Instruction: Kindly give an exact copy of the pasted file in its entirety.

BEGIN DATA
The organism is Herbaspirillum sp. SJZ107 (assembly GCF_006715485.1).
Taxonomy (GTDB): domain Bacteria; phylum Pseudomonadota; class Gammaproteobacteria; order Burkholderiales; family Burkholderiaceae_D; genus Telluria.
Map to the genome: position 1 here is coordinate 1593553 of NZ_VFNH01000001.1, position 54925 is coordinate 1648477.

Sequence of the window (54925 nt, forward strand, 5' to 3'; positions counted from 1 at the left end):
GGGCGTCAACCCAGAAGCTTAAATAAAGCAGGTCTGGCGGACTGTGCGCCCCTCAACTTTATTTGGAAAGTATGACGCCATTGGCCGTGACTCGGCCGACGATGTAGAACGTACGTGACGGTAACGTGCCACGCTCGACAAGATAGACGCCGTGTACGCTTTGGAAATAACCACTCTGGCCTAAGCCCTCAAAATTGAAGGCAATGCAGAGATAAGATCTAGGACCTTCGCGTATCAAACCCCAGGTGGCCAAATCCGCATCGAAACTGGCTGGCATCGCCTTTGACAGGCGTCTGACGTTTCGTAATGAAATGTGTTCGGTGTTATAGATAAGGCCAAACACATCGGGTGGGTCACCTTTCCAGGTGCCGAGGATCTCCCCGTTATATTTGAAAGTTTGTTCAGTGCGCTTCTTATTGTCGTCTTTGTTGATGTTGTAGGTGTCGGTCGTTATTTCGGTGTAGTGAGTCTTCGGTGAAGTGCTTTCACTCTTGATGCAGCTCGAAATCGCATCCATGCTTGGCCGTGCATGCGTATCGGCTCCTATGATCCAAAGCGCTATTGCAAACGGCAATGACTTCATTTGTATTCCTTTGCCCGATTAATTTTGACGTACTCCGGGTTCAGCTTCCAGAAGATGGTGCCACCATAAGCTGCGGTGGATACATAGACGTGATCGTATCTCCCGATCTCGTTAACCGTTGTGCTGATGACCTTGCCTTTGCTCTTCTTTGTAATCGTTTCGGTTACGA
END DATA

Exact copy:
The organism is Herbaspirillum sp. SJZ107 (assembly GCF_006715485.1).
Taxonomy (GTDB): domain Bacteria; phylum Pseudomonadota; class Gammaproteobacteria; order Burkholderiales; family Burkholderiaceae_D; genus Telluria.
Map to the genome: position 1 here is coordinate 1593553 of NZ_VFNH01000001.1, position 54925 is coordinate 1648477.

Sequence of the window (54925 nt, forward strand, 5' to 3'; positions counted from 1 at the left end):
GGGCGTCAACCCAGAAGCTTAAATAAAGCAGGTCTGGCGGACTGTGCGCCCCTCAACTTTATTTGGAAAGTATGACGCCATTGGCCGTGACTCGGCCGACGATGTAGAACGTACGTGACGGTAACGTGCCACGCTCGACAAGATAGACGCCGTGTACGCTTTGGAAATAACCACTCTGGCCTAAGCCCTCAAAATTGAAGGCAATGCAGAGATAAGATCTAGGACCTTCGCGTATCAAACCCCAGGTGGCCAAATCCGCATCGAAACTGGCTGGCATCGCCTTTGACAGGCGTCTGACGTTTCGTAATGAAATGTGTTCGGTGTTATAGATAAGGCCAAACACATCGGGTGGGTCACCTTTCCAGGTGCCGAGGATCTCCCCGTTATATTTGAAAGTTTGTTCAGTGCGCTTCTTATTGTCGTCTTTGTTGATGTTGTAGGTGTCGGTCGTTATTTCGGTGTAGTGAGTCTTCGGTGAAGTGCTTTCACTCTTGATGCAGCTCGAAATCGCATCCATGCTTGGCCGTGCATGCGTATCGGCTCCTATGATCCAAAGCGCTATTGCAAACGGCAATGACTTCATTTGTATTCCTTTGCCCGATTAATTTTGACGTACTCCGGGTTCAGCTTCCAGAAGATGGTGCCACCATAAGCTGCGGTGGATACATAGACGTGATCGTATCTCCCGATCTCGTTAACCGTTGTGCTGATGACCTTGCCTTTGCTCTTCTTTGTAATCGTTTCGGTTACGA